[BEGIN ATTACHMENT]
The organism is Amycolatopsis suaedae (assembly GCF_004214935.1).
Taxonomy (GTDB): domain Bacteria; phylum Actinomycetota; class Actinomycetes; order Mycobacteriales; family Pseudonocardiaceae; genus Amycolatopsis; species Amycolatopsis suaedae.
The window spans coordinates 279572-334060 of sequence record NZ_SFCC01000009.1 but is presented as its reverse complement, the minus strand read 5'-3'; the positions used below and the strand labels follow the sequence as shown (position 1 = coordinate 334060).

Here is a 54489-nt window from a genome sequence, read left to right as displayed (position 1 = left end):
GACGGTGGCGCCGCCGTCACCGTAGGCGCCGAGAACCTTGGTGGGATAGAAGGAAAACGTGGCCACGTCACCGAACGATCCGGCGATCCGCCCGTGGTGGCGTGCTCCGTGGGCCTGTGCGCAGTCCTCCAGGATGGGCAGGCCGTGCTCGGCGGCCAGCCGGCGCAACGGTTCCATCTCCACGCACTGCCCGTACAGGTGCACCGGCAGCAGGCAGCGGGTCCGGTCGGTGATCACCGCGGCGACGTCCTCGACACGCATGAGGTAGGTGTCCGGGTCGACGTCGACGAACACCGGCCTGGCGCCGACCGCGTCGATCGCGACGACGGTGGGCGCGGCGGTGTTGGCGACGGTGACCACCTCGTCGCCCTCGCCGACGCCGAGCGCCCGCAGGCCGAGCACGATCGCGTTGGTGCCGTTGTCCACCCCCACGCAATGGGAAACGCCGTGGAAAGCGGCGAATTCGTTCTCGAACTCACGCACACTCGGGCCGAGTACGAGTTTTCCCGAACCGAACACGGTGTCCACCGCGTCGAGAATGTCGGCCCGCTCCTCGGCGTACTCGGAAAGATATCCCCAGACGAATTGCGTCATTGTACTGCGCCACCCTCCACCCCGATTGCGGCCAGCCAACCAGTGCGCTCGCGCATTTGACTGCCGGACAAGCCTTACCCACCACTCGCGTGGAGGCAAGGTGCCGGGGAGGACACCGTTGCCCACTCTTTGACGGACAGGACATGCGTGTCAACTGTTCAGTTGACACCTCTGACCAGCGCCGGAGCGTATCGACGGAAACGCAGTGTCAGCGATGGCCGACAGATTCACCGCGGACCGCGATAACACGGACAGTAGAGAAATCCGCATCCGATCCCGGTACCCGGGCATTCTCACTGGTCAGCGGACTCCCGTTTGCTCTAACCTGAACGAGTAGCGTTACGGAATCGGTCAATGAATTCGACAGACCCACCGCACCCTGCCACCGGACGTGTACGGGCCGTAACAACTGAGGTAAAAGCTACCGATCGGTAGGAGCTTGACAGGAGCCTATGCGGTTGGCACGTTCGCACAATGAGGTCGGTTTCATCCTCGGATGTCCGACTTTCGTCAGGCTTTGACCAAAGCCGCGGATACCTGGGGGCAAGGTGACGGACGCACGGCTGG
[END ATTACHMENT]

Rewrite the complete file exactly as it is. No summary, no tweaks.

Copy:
The organism is Amycolatopsis suaedae (assembly GCF_004214935.1).
Taxonomy (GTDB): domain Bacteria; phylum Actinomycetota; class Actinomycetes; order Mycobacteriales; family Pseudonocardiaceae; genus Amycolatopsis; species Amycolatopsis suaedae.
The window spans coordinates 279572-334060 of sequence record NZ_SFCC01000009.1 but is presented as its reverse complement, the minus strand read 5'-3'; the positions used below and the strand labels follow the sequence as shown (position 1 = coordinate 334060).

Here is a 54489-nt window from a genome sequence, read left to right as displayed (position 1 = left end):
GACGGTGGCGCCGCCGTCACCGTAGGCGCCGAGAACCTTGGTGGGATAGAAGGAAAACGTGGCCACGTCACCGAACGATCCGGCGATCCGCCCGTGGTGGCGTGCTCCGTGGGCCTGTGCGCAGTCCTCCAGGATGGGCAGGCCGTGCTCGGCGGCCAGCCGGCGCAACGGTTCCATCTCCACGCACTGCCCGTACAGGTGCACCGGCAGCAGGCAGCGGGTCCGGTCGGTGATCACCGCGGCGACGTCCTCGACACGCATGAGGTAGGTGTCCGGGTCGACGTCGACGAACACCGGCCTGGCGCCGACCGCGTCGATCGCGACGACGGTGGGCGCGGCGGTGTTGGCGACGGTGACCACCTCGTCGCCCTCGCCGACGCCGAGCGCCCGCAGGCCGAGCACGATCGCGTTGGTGCCGTTGTCCACCCCCACGCAATGGGAAACGCCGTGGAAAGCGGCGAATTCGTTCTCGAACTCACGCACACTCGGGCCGAGTACGAGTTTTCCCGAACCGAACACGGTGTCCACCGCGTCGAGAATGTCGGCCCGCTCCTCGGCGTACTCGGAAAGATATCCCCAGACGAATTGCGTCATTGTACTGCGCCACCCTCCACCCCGATTGCGGCCAGCCAACCAGTGCGCTCGCGCATTTGACTGCCGGACAAGCCTTACCCACCACTCGCGTGGAGGCAAGGTGCCGGGGAGGACACCGTTGCCCACTCTTTGACGGACAGGACATGCGTGTCAACTGTTCAGTTGACACCTCTGACCAGCGCCGGAGCGTATCGACGGAAACGCAGTGTCAGCGATGGCCGACAGATTCACCGCGGACCGCGATAACACGGACAGTAGAGAAATCCGCATCCGATCCCGGTACCCGGGCATTCTCACTGGTCAGCGGACTCCCGTTTGCTCTAACCTGAACGAGTAGCGTTACGGAATCGGTCAATGAATTCGACAGACCCACCGCACCCTGCCACCGGACGTGTACGGGCCGTAACAACTGAGGTAAAAGCTACCGATCGGTAGGAGCTTGACAGGAGCCTATGCGGTTGGCACGTTCGCACAATGAGGTCGGTTTCATCCTCGGATGTCCGACTTTCGTCAGGCTTTGACCAAAGCCGCGGATACCTGGGGGCAAGGTGACGGACGCACGGCTGG